I had read some months ago that dogs were being trained to detect cancer ……. with some success.
But nothing could have been more remarkable than what happened with our very own dog, Max …… a German Shepherd who is just over five years old. Max is an intelligent dog and seems to have a strong sense of smell as evident in the way he goes about finding items as he sniffs around and locates them.
German Shepherds are often viewed as “one owner” dogs, in that they develop their greatest affinity to one person in the house. In the case of Max that affinity was towards me. He would often come and lay right next to where I was seated and certainly was most inclined to listen to my commands more than those of anyone else.
About four months ago, that pattern changed for no apparent reason …… Max commenced to lay next to my wife, Mini. This happened so often and was so untypical of his normal behavior that she commented on it repeatedly. The other thing he started to do was to stick his muzzle under her left breast ……. again, this was something that she would comment on and ask me what was wrong with Max. Towards the middle of May – about a month after the change in his behavior – during a self-examination, Mini noticed a very small lump towards the bottom of her left breast. A biopsy that was done about a week after she detected it, confirmed that it was malignant. She has since then had surgery to have the cancerous lump removed and is currently undergoing radiation therapy. The cancer was detected at a very early stage and the prognosis is excellent.
Since then we have remarked to others about this whole episode with Max …. to say categorically that he detected something different would be difficult to prove but there is no doubt that there was a change in his behavior. Now that the cancerous tissue has been removed, Max is back to laying next to me most of the time as was his normal pattern.
The training of dogs to detect cancer is apparently based on a different odor that is emitted when there is cancerous tissue. Max was certainly not trained to detect cancer but our assumption is that he likely smelled something different. The way he would stick his muzzle underneath the breast with the cancerous tissue was just not normal behavior for him. Was the different odor more marked underneath the affected breast?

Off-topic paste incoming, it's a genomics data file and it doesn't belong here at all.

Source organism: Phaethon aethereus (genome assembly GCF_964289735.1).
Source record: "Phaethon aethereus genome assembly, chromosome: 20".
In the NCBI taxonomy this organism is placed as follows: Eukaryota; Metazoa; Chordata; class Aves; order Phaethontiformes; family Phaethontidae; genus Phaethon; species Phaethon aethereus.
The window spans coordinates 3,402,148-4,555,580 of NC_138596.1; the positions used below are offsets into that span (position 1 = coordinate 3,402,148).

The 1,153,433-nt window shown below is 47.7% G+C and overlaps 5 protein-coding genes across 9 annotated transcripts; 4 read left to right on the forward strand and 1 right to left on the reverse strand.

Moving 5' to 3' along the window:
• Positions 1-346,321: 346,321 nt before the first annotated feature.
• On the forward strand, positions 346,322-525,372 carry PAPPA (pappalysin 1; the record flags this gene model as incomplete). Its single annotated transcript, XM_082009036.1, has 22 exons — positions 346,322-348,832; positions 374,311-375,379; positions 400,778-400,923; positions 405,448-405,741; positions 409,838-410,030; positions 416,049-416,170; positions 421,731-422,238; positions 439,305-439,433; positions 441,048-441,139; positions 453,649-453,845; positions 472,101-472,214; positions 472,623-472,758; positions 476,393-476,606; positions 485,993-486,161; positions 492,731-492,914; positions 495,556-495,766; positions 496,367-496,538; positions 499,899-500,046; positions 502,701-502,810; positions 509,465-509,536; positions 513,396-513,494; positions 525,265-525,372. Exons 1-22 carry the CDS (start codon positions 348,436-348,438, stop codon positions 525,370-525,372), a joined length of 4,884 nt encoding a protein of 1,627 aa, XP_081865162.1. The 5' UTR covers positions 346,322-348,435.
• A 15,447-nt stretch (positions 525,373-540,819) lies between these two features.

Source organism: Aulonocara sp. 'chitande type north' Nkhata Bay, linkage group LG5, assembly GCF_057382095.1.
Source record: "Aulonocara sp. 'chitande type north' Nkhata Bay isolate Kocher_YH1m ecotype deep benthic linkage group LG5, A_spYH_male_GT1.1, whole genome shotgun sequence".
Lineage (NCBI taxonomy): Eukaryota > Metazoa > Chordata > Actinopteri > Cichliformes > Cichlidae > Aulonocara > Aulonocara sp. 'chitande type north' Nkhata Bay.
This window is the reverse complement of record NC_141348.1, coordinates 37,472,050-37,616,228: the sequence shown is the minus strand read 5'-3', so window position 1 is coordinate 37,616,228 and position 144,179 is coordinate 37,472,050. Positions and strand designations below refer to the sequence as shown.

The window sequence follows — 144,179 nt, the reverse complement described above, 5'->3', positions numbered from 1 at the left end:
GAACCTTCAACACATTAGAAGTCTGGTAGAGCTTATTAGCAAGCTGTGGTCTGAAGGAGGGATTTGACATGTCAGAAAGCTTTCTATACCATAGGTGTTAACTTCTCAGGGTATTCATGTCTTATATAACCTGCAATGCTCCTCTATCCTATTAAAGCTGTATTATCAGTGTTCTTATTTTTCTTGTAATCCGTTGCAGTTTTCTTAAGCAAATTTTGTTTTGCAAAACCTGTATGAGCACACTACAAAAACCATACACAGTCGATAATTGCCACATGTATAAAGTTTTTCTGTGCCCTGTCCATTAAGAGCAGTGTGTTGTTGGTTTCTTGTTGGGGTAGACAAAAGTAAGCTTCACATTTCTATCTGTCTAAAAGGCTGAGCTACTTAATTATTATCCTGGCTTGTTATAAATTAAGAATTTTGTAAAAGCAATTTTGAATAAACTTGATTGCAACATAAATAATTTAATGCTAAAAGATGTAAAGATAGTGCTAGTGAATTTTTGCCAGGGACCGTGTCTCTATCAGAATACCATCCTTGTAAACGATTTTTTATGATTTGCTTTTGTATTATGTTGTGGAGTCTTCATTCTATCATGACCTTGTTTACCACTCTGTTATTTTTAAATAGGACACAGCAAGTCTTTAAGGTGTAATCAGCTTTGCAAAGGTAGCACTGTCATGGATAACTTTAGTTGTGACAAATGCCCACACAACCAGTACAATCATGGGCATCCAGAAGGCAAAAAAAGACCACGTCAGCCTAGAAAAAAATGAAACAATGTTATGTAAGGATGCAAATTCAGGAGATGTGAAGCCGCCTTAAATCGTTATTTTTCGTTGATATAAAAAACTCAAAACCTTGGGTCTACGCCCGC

What is interesting is that there is a case of precisely the same thing happening with another woman, in England, and her 18-month-old Cavalier King Charles spaniel. The BBC reported:
Sharon Rawlinson discovered she had a cancerous tumour in her breast after her dog started sniffing and pawing at it. She ignored her Cavalier King Charles Spaniel for months, but went for tests after Penny stepped on her chest, causing pain.
Mrs Rawlinson, from Newark, then examined herself and found a lump.
“I can’t explain how she knew. I just can’t get my head around it,” she said.
Penny began her unusual behaviour in November, and stepped on her owner’s chest in January.
Mrs Rawlinson went to her GP and then Nottingham City Hospital for tests, and Penny continued to paw her while she waited for the results. Mrs Rawlinson began chemotherapy in March and went into hospital for an operation to remove the tumour this week.
“As soon as I started chemotherapy she’s not gone near the breast since,” Mrs Rawlinson said.
Martin Ledwick, head information nurse at Cancer Research UK, said: “A few anecdotal cases have suggested that dogs may sometimes be aware that their owner has cancer.
“No reliable research has given a scientific explanation of how this could work.”
In the same article reported by the BBC, it states:
The first serious suggestion that dogs could “sniff out” cancer appeared in a letter to “The Lancet” in April 1989. It contained anecdotal evidence of a dog that kept sniffing a lesion on its owner that was later confirmed as an early malignant melanoma. A subsequent study by Dr John Church, published in 2004, claimed to prove in principle that dogs could detect bladder cancer in urine. Further separate studies carried out suggest dogs can also detect lung, bladder and bowel cancer.
More preliminary scientific evidence regarding a dog’s ability to detect cancer comes from the highly reputed Cleveland Clinic. Dr. Michael Roizen and Dr. Mehmet Oz stated:
Researchers in Germany followed a program developed at the Cleveland Clinic that trained dogs to detect the smell of a waste product of lung cancer. The German dogs can smell your breath and identify lung cancer correctly 93 percent of the time. A Japanese pooch sniffed the breath and stool samples of more than 300 people and correctly identified which people had bowel cancer 98 percent of the time. Other studies demonstrate dogs can detect early-stage breast cancer, melanomas and bladder cancer with an accuracy rate of 88 percent to 97 percent.
How is this possible? Malignant tumors exude tiny amounts of volatile organic compounds that aren’t in healthy tissue. Dogs can sniff out each one in concentrations as dilute as parts per trillion.
Whether Max’s behavior was mere coincidence or not is a fair question. I don’t know the answer. What there is no doubt about is there was a definite change in his behavior pattern which ceased after surgery to remove the malignant tumor.
Tags: and colon cancer, changes in dog's behavior because of cancer, Cleveland Clinic study on ability of dog's to detect cancer, dog detects breast cancer, dogs being trained to detect cancer, evidence that dogs can detect bladder, lung, Sharon Wilkinson